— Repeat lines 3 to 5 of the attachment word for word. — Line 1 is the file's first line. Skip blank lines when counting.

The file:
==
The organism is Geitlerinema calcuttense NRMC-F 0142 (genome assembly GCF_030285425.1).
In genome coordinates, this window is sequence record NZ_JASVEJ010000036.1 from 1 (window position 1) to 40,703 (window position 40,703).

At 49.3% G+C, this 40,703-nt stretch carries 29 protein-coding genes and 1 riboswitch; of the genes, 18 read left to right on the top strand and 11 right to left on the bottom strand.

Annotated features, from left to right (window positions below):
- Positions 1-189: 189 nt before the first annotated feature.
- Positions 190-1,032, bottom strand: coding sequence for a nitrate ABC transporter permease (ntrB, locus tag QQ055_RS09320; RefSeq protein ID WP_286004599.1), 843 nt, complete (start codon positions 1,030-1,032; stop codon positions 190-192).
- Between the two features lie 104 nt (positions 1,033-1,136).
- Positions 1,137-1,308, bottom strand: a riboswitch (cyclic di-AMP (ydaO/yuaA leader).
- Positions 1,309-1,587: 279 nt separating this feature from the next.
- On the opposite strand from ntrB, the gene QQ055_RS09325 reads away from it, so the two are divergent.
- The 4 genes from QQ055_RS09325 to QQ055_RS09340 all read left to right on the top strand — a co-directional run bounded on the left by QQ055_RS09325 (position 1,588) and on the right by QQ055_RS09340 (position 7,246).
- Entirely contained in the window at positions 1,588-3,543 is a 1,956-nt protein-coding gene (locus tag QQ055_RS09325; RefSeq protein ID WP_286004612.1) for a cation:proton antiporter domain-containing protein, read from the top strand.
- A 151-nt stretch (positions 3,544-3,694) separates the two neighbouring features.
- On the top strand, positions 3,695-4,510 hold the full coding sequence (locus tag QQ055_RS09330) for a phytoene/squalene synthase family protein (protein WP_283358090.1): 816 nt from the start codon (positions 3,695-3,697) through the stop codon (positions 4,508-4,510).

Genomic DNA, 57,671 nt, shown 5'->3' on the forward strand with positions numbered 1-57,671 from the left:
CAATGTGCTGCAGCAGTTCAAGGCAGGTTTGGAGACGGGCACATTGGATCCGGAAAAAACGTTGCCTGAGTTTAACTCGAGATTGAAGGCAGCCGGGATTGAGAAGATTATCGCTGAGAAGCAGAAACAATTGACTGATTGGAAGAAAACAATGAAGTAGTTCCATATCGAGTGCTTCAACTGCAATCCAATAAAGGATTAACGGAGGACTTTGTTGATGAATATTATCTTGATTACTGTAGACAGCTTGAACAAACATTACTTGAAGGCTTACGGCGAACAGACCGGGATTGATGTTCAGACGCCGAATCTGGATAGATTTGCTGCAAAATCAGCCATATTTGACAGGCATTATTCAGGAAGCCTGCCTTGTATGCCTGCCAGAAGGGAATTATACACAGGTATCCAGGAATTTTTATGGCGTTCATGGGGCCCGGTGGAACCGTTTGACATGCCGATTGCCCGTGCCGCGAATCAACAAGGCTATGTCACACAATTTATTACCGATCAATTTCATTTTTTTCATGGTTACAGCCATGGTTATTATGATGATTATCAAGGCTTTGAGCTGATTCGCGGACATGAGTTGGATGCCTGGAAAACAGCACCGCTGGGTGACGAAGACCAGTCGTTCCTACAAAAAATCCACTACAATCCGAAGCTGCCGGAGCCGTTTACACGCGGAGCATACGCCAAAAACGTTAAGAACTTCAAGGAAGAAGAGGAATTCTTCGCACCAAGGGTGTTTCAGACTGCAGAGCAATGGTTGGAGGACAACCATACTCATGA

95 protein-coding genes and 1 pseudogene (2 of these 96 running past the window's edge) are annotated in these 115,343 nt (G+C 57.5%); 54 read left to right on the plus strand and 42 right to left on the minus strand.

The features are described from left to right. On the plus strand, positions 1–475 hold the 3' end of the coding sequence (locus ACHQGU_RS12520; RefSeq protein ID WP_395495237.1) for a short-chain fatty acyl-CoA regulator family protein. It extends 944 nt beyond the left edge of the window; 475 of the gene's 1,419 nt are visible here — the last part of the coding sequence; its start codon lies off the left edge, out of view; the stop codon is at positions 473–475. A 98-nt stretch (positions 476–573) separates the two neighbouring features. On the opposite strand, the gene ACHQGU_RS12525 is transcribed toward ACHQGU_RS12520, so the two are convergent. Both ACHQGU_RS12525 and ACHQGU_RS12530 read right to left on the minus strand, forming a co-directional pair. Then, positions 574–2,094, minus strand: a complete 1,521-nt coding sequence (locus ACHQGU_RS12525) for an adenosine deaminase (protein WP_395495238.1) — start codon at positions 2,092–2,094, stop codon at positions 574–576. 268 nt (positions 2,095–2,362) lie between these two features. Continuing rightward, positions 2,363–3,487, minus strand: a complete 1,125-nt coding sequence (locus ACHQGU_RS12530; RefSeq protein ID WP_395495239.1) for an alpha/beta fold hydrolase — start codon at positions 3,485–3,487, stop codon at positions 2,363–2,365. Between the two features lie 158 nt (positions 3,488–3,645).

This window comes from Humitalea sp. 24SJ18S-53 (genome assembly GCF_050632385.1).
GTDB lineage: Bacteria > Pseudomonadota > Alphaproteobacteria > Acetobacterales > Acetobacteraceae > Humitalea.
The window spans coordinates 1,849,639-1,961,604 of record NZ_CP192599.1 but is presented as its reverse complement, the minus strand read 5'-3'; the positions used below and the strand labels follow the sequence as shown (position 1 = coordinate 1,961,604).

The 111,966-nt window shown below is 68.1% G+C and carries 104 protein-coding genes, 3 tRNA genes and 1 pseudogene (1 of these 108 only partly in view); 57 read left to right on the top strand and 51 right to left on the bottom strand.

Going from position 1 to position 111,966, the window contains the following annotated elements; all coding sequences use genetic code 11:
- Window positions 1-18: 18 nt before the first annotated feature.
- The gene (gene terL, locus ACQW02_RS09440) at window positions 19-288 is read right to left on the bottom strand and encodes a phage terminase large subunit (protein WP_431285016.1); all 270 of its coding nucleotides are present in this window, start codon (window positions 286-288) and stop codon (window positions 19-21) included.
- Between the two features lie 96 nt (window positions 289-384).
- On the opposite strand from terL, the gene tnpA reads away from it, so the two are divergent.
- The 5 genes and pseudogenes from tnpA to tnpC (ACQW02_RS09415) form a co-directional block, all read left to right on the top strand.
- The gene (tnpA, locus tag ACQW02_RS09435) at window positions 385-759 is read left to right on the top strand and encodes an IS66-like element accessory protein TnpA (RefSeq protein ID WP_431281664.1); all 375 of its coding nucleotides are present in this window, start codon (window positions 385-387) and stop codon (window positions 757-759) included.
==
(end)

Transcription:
At 49.3% G+C, this 40,703-nt stretch carries 29 protein-coding genes and 1 riboswitch; of the genes, 18 read left to right on the top strand and 11 right to left on the bottom strand.

Annotated features, from left to right (window positions below):
- Positions 1-189: 189 nt before the first annotated feature.